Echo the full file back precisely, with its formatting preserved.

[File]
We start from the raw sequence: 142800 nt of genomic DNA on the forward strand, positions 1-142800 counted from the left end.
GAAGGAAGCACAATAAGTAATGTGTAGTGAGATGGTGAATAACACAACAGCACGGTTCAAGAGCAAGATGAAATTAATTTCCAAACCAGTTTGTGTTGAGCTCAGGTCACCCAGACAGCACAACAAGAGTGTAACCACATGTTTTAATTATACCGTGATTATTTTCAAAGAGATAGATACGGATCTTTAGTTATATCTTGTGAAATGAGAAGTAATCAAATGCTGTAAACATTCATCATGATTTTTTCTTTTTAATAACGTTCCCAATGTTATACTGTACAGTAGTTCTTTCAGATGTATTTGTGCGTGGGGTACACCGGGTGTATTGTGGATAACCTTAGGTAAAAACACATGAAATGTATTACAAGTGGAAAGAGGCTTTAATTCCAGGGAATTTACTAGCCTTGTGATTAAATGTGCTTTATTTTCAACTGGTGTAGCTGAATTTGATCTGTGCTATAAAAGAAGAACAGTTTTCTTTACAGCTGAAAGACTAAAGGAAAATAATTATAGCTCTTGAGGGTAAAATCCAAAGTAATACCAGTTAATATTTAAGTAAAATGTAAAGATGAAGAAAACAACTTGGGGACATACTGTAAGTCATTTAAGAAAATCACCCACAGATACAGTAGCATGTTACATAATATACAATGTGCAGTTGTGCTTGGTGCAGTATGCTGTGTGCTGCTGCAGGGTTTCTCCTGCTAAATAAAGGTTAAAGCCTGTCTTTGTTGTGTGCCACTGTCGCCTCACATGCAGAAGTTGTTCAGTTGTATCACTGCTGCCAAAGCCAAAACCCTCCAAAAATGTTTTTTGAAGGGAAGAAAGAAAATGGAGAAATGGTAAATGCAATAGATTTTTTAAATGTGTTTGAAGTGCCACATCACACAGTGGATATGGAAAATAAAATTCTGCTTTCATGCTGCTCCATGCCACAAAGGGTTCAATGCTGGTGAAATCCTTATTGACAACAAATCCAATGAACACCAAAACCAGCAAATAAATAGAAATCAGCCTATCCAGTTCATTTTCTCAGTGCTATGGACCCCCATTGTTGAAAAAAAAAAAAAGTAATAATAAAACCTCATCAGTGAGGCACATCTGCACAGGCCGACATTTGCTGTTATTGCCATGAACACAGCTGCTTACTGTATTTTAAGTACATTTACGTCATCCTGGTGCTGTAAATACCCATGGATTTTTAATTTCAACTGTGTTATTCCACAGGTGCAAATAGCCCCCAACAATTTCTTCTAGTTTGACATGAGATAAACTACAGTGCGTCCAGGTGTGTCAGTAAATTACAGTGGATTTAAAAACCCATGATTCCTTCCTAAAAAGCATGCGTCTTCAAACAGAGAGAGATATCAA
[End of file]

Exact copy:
We start from the raw sequence: 142800 nt of genomic DNA on the forward strand, positions 1-142800 counted from the left end.
GAAGGAAGCACAATAAGTAATGTGTAGTGAGATGGTGAATAACACAACAGCACGGTTCAAGAGCAAGATGAAATTAATTTCCAAACCAGTTTGTGTTGAGCTCAGGTCACCCAGACAGCACAACAAGAGTGTAACCACATGTTTTAATTATACCGTGATTATTTTCAAAGAGATAGATACGGATCTTTAGTTATATCTTGTGAAATGAGAAGTAATCAAATGCTGTAAACATTCATCATGATTTTTTCTTTTTAATAACGTTCCCAATGTTATACTGTACAGTAGTTCTTTCAGATGTATTTGTGCGTGGGGTACACCGGGTGTATTGTGGATAACCTTAGGTAAAAACACATGAAATGTATTACAAGTGGAAAGAGGCTTTAATTCCAGGGAATTTACTAGCCTTGTGATTAAATGTGCTTTATTTTCAACTGGTGTAGCTGAATTTGATCTGTGCTATAAAAGAAGAACAGTTTTCTTTACAGCTGAAAGACTAAAGGAAAATAATTATAGCTCTTGAGGGTAAAATCCAAAGTAATACCAGTTAATATTTAAGTAAAATGTAAAGATGAAGAAAACAACTTGGGGACATACTGTAAGTCATTTAAGAAAATCACCCACAGATACAGTAGCATGTTACATAATATACAATGTGCAGTTGTGCTTGGTGCAGTATGCTGTGTGCTGCTGCAGGGTTTCTCCTGCTAAATAAAGGTTAAAGCCTGTCTTTGTTGTGTGCCACTGTCGCCTCACATGCAGAAGTTGTTCAGTTGTATCACTGCTGCCAAAGCCAAAACCCTCCAAAAATGTTTTTTGAAGGGAAGAAAGAAAATGGAGAAATGGTAAATGCAATAGATTTTTTAAATGTGTTTGAAGTGCCACATCACACAGTGGATATGGAAAATAAAATTCTGCTTTCATGCTGCTCCATGCCACAAAGGGTTCAATGCTGGTGAAATCCTTATTGACAACAAATCCAATGAACACCAAAACCAGCAAATAAATAGAAATCAGCCTATCCAGTTCATTTTCTCAGTGCTATGGACCCCCATTGTTGAAAAAAAAAAAAAGTAATAATAAAACCTCATCAGTGAGGCACATCTGCACAGGCCGACATTTGCTGTTATTGCCATGAACACAGCTGCTTACTGTATTTTAAGTACATTTACGTCATCCTGGTGCTGTAAATACCCATGGATTTTTAATTTCAACTGTGTTATTCCACAGGTGCAAATAGCCCCCAACAATTTCTTCTAGTTTGACATGAGATAAACTACAGTGCGTCCAGGTGTGTCAGTAAATTACAGTGGATTTAAAAACCCATGATTCCTTCCTAAAAAGCATGCGTCTTCAAACAGAGAGAGATATCAA